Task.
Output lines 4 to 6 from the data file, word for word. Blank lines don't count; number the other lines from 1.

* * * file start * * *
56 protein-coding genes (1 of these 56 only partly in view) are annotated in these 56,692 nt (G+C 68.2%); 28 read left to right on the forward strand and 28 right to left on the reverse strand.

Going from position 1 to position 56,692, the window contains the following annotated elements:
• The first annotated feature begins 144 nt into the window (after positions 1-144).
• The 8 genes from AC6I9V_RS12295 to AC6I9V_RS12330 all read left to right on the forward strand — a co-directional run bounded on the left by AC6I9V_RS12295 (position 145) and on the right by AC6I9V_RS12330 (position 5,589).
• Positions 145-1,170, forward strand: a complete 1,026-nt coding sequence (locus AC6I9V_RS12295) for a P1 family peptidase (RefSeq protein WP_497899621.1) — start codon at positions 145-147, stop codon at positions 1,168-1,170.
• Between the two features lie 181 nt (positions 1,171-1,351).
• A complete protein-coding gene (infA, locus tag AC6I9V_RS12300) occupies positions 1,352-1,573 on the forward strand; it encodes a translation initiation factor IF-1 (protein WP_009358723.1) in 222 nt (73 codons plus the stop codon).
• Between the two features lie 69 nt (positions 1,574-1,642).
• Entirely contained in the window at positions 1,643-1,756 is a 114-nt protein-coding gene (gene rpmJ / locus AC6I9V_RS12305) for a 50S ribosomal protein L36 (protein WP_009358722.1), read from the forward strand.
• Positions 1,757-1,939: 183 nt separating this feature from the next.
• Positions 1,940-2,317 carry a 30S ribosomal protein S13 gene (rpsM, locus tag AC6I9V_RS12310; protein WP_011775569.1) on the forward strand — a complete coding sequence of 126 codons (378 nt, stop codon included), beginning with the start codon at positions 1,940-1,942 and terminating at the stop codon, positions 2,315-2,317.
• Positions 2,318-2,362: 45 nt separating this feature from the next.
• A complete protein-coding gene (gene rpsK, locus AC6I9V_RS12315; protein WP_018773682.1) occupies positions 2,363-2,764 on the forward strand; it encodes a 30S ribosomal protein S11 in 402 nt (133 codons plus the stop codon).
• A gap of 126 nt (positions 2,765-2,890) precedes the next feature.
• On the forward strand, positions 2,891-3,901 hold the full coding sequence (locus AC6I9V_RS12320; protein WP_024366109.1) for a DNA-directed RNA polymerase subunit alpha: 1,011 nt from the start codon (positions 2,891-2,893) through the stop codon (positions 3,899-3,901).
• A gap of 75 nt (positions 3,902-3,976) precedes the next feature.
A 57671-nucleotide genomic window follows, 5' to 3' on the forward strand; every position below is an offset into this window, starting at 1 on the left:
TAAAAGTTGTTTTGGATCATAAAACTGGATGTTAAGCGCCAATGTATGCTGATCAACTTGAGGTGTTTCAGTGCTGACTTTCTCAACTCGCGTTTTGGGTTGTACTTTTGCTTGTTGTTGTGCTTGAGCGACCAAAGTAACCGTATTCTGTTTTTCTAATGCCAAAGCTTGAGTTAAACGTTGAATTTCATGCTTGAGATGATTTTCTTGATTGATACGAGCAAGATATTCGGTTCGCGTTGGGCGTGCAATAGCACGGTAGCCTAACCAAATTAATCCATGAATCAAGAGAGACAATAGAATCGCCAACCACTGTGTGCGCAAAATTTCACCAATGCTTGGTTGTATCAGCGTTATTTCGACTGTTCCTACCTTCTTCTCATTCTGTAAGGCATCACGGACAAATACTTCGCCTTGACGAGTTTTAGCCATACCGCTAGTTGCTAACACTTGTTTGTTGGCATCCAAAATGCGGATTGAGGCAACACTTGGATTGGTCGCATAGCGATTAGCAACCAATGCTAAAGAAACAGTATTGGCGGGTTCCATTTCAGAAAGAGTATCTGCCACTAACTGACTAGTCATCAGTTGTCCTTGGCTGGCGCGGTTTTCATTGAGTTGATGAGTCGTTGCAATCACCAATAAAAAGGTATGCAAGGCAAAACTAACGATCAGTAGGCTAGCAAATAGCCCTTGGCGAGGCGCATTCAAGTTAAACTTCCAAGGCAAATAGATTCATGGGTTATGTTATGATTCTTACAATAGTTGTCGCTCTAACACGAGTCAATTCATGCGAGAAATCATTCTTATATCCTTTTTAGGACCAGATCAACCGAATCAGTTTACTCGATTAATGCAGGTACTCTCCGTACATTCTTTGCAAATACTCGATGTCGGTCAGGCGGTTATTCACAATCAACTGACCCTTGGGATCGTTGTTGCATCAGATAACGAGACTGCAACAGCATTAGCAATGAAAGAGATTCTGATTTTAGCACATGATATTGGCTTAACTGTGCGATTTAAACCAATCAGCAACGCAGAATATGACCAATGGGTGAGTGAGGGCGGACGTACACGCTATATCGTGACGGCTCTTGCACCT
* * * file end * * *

• The 8 genes from AC6I9V_RS12295 to AC6I9V_RS12330 all read left to right on the forward strand — a co-directional run bounded on the left by AC6I9V_RS12295 (position 145) and on the right by AC6I9V_RS12330 (position 5,589).
• Positions 145-1,170, forward strand: a complete 1,026-nt coding sequence (locus AC6I9V_RS12295) for a P1 family peptidase (RefSeq protein WP_497899621.1) — start codon at positions 145-147, stop codon at positions 1,168-1,170.
• Between the two features lie 181 nt (positions 1,171-1,351).